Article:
Seoul, South Korea: Holding the Winter Olympics in a little-known corner of South Korea was never an easy proposition, but a ban on Russia and the latent threat of nuclear war have left the hosts hoping that things can only get better.
With less than two months to go, a flurry of problems beyond their control have created a perfect storm for Pyeongchang Olympics organisers as they gear up for the Games at their mountainside HQ.
Not only has Russia, the top medal-winner at the 2014 Sochi Games, been barred over a major drugs scandal, but North Korea has staged a series of nuclear and missile tests while trading threats of war with the United States.
The Games have also been shorn of stars from the National Hockey League (NHL), which is snubbing the event after the International Olympic Committee refused to pay costs such as travel and insurance.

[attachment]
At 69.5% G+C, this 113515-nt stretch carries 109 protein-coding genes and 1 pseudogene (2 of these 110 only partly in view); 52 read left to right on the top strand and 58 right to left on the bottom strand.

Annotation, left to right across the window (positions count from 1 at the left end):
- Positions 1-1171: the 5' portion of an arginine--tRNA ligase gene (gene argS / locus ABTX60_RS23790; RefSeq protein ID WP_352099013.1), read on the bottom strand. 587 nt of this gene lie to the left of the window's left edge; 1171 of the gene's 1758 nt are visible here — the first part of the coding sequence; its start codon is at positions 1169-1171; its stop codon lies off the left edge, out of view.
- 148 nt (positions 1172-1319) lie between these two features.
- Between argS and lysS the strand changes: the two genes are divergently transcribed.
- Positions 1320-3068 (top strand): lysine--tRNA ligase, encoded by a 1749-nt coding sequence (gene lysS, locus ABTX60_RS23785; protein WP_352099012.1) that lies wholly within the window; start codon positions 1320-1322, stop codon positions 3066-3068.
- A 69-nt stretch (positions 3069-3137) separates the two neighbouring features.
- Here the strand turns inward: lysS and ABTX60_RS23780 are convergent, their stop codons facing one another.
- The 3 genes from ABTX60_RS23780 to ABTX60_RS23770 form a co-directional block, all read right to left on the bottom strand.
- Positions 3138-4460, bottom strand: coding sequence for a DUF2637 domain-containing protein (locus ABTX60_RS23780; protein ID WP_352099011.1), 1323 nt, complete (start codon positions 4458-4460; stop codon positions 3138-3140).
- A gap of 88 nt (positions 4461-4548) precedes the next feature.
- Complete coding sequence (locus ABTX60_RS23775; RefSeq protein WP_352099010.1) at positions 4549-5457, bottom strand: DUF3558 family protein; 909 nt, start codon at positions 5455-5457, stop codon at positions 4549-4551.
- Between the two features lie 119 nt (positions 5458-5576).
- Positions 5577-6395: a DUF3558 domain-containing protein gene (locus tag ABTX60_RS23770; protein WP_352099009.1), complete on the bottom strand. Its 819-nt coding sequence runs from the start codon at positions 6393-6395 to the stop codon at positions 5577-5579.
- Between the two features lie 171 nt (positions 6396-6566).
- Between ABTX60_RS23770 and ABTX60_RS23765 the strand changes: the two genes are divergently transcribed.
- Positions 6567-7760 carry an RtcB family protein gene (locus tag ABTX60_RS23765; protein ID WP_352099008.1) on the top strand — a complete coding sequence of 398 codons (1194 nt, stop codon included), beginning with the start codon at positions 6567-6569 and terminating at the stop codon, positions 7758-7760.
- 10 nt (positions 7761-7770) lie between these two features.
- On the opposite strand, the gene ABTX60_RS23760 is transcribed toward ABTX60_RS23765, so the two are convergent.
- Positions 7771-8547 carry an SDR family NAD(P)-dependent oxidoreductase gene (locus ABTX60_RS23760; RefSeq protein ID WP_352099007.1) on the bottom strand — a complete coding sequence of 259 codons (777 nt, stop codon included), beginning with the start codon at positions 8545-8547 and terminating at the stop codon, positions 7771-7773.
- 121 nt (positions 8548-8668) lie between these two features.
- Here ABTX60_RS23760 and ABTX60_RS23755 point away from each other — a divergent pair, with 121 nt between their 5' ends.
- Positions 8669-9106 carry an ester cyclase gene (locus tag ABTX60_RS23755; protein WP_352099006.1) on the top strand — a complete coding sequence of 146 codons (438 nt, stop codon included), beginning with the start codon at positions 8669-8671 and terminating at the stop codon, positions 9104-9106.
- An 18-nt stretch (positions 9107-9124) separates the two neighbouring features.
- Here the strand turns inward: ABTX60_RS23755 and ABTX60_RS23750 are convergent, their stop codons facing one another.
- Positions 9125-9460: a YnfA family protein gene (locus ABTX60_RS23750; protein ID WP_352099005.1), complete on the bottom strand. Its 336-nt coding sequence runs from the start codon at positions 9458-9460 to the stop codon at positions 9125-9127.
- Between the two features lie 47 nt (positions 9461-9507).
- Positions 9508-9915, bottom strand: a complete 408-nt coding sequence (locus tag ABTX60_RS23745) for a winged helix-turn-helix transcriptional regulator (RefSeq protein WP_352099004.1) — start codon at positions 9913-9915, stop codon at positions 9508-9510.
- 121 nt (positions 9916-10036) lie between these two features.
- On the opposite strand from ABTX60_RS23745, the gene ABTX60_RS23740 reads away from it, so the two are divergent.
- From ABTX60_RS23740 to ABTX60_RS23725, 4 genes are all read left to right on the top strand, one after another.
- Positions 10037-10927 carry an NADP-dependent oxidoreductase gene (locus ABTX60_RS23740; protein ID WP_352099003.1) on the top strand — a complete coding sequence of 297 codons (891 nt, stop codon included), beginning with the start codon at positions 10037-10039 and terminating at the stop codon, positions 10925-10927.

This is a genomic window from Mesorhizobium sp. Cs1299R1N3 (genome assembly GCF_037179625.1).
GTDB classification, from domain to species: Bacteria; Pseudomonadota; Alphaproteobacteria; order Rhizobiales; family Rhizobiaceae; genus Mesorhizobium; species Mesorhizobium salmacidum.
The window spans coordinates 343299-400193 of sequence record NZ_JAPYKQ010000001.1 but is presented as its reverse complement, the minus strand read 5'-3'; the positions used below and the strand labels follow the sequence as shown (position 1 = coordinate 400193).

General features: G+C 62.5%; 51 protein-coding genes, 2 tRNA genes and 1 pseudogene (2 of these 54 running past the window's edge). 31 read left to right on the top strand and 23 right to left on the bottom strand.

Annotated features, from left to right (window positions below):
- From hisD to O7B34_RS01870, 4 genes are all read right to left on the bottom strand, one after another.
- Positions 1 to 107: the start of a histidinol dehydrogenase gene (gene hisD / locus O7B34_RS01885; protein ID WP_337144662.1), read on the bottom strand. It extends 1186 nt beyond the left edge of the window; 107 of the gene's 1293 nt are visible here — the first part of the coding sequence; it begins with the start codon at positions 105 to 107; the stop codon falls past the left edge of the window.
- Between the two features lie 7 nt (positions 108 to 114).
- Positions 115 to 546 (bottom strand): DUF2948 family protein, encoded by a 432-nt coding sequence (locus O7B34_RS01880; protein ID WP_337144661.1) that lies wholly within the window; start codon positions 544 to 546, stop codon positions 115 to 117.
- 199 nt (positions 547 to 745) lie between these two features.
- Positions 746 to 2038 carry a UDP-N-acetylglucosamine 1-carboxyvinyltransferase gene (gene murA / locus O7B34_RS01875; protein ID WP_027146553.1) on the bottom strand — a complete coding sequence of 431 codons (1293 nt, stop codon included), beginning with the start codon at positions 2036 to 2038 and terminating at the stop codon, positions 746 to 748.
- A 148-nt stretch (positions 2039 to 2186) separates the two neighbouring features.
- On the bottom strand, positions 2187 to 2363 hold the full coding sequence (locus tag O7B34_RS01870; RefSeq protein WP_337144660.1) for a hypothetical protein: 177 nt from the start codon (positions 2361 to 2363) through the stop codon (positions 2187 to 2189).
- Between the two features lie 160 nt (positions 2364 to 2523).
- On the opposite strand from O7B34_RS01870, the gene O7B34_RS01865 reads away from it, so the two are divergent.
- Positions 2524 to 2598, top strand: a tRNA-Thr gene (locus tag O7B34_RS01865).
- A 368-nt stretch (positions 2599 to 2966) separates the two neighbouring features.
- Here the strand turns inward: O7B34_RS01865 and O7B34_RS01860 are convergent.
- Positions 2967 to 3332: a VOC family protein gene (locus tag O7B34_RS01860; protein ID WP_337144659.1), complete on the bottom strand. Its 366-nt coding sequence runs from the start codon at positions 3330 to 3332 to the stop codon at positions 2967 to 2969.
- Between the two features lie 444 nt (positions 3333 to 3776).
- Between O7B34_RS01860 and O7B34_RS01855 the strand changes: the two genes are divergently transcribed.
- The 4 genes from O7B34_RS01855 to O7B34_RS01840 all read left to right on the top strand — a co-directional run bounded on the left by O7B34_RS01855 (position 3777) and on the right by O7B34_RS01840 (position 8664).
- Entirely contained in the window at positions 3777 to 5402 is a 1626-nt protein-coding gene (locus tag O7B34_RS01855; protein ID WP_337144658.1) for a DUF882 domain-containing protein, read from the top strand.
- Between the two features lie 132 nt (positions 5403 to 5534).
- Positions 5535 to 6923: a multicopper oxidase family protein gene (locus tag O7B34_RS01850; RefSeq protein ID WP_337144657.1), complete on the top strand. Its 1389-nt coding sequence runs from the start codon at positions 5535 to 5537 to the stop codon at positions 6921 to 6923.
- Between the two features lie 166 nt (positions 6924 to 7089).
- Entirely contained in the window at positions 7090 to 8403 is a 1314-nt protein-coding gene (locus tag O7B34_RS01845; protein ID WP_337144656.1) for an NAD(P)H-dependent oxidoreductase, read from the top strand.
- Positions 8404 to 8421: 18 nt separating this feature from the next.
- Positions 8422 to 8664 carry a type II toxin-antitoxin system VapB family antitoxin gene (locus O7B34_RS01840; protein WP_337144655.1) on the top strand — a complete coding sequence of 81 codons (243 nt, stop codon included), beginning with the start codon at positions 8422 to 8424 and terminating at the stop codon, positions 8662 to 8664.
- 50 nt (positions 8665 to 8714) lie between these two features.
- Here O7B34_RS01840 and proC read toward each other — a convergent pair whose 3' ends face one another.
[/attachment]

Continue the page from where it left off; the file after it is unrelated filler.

"Dark clouds are hanging over the 2018 PyeongChang Winter Olympics," the South's own JoongAng Daily said in an editorial this week.
Public enthusiasm appears limited in the host country, where Unification Minister Cho Myoung-Gyon warned that another North Korean military provocation could deliver a "fatal blow" to the Games.
But as the problems mount, organisers remain defiant. Lee Hee-Beom, president of the organising committee, told AFP: "Minister Cho has gone beyond his brief. I find it regrettable. Sport must be separated from politics."